Preheat a skillet, grill, or any high-heat cooking surface. Sear the meat on high heat for a short duration on each side, creating a flavorful crust. This step should take only a few minutes.

7. Rest Again

Allow the meat to rest for a few minutes before slicing. This rest period lets the juices redistribute, ensuring a juicy and flavorful result.

8. Serve

Slice or serve your meat and watch it disappear. If you’re lucky, there will be enough for seconds!

When To Pull The Protein

The exact time your meat will spend in the oven varies based on how thick the meat is and how hot the oven is. This is why it’s so important to use a meat thermometer; the timing is highly variable. Meat continues to cook when you take it out of the oven, so it’s important to pull it early so that you don’t overcook it!

We’ve included this chart as an example of what meat cooking time looks like for ½ inch steaks in an oven set at 250°F.


Final Meat Temperature

Remove At This Temperature

Approximate Time in Oven




 20 to 25 minutes




 25 to 30 minutes




 30 to 35 minutes




 35 to 40 minutes




45-50 minutes

Top Tips for Reverse Searing

Want to elevate your reverse seared protein? Here are some of the secrets that will have your guests convinced you’re the king of the grill.

  • Refrigerate the uncovered meat overnight. The cold air will dry it out the surface, giving you a more evenly-seared crust.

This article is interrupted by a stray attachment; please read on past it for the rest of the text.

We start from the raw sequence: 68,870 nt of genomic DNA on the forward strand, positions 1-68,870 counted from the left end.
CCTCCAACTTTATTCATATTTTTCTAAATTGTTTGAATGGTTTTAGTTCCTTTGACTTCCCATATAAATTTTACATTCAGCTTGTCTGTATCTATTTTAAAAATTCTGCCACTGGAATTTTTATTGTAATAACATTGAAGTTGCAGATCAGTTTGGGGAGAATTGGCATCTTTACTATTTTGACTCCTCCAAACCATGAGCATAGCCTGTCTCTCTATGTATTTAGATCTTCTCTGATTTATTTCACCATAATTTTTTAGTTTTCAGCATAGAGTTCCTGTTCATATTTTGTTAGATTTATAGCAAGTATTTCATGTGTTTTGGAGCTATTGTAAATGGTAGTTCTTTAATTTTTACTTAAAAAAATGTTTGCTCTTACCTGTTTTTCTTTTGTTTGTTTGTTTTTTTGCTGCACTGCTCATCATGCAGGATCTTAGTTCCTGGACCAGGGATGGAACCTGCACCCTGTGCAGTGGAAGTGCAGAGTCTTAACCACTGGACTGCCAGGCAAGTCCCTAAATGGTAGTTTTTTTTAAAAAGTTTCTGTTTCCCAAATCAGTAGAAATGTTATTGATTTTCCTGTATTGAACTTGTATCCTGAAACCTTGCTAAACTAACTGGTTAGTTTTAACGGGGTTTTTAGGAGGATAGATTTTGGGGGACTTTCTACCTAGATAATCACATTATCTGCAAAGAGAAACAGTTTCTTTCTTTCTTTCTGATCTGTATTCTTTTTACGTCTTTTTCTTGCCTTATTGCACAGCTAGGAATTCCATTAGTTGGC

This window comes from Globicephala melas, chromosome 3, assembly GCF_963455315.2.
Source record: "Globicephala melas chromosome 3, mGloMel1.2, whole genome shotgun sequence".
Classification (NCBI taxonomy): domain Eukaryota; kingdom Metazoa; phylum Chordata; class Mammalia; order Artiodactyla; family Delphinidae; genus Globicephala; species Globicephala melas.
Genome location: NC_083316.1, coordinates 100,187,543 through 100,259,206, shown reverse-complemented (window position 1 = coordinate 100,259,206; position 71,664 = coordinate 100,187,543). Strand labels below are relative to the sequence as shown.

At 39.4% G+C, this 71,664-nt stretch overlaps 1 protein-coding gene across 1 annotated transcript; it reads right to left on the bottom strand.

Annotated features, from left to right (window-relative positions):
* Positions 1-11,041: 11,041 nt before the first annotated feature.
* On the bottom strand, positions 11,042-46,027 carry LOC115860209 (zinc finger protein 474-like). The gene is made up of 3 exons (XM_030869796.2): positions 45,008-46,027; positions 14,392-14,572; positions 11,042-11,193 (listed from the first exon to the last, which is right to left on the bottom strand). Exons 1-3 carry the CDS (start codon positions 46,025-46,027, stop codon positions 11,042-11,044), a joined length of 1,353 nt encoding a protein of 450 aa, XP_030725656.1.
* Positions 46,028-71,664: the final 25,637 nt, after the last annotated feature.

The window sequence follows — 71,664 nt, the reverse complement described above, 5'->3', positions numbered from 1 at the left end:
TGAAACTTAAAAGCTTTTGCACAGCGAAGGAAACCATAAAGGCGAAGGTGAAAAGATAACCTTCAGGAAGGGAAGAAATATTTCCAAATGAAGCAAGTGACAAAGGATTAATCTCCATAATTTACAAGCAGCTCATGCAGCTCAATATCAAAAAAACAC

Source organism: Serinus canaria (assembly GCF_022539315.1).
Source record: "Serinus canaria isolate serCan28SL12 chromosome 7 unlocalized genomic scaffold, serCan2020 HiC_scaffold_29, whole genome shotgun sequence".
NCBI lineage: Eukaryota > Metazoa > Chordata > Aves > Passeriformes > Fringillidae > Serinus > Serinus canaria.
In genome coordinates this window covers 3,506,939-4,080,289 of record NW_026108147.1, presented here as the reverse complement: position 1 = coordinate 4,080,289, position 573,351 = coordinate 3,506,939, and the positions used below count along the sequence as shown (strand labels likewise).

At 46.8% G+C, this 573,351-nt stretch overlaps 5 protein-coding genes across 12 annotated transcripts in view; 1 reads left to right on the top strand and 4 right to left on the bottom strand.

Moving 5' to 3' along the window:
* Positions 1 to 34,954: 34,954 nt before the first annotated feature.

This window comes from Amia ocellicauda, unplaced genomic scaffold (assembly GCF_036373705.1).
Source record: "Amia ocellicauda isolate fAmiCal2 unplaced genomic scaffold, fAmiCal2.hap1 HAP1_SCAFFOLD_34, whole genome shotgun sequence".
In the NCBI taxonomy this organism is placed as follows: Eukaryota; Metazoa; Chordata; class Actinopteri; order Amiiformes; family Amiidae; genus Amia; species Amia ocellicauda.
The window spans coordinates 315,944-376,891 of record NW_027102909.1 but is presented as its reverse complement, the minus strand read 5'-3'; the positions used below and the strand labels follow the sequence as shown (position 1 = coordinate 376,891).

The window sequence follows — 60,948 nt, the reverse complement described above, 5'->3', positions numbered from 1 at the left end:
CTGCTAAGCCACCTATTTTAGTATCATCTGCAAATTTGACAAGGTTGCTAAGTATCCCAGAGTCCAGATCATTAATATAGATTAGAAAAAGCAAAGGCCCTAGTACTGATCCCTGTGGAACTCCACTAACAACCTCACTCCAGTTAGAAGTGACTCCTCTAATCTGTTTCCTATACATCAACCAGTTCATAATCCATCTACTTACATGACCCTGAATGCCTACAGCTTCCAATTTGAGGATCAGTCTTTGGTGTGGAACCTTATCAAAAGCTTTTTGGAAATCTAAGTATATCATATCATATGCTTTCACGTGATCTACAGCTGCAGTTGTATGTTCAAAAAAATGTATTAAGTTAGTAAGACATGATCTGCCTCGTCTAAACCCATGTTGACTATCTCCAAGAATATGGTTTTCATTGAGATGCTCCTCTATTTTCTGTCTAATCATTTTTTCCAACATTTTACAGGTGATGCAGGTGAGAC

• Introduce a smoky flavor by using a smoker instead of the oven for the slow-cooking phase. This adds an extra layer of complexity to the taste.
  • Enhance flavor by basting the meat with butter, garlic, and herbs during the searing process.
  • Make compound butter to serve with the meat. Combine butter, salt, and organic spices, then form the butter into a log. Refrigerate overnight so that it solidifies, and use it to add flavor to your meat.
  • Use grill seasonings to impart your favorite flavors to the meat. Herb blendscitrus pepperchophouse seasoning, or garlic pepper are great choices for many kinds of protein!

The Best Foods for Reverse Searing

So now that you know everything about this grilling method, what will you try first? Here are some of the best meats to use with the reverse searing technique.


Reverse searing was developed for steak, and it’s no surprise that it’s been well-adapted to several cuts of beef, including:

  • Ribeye
  • New York Strip
  • Tomahawk
  • Picanha (Top Sirloin)
  • Sirloin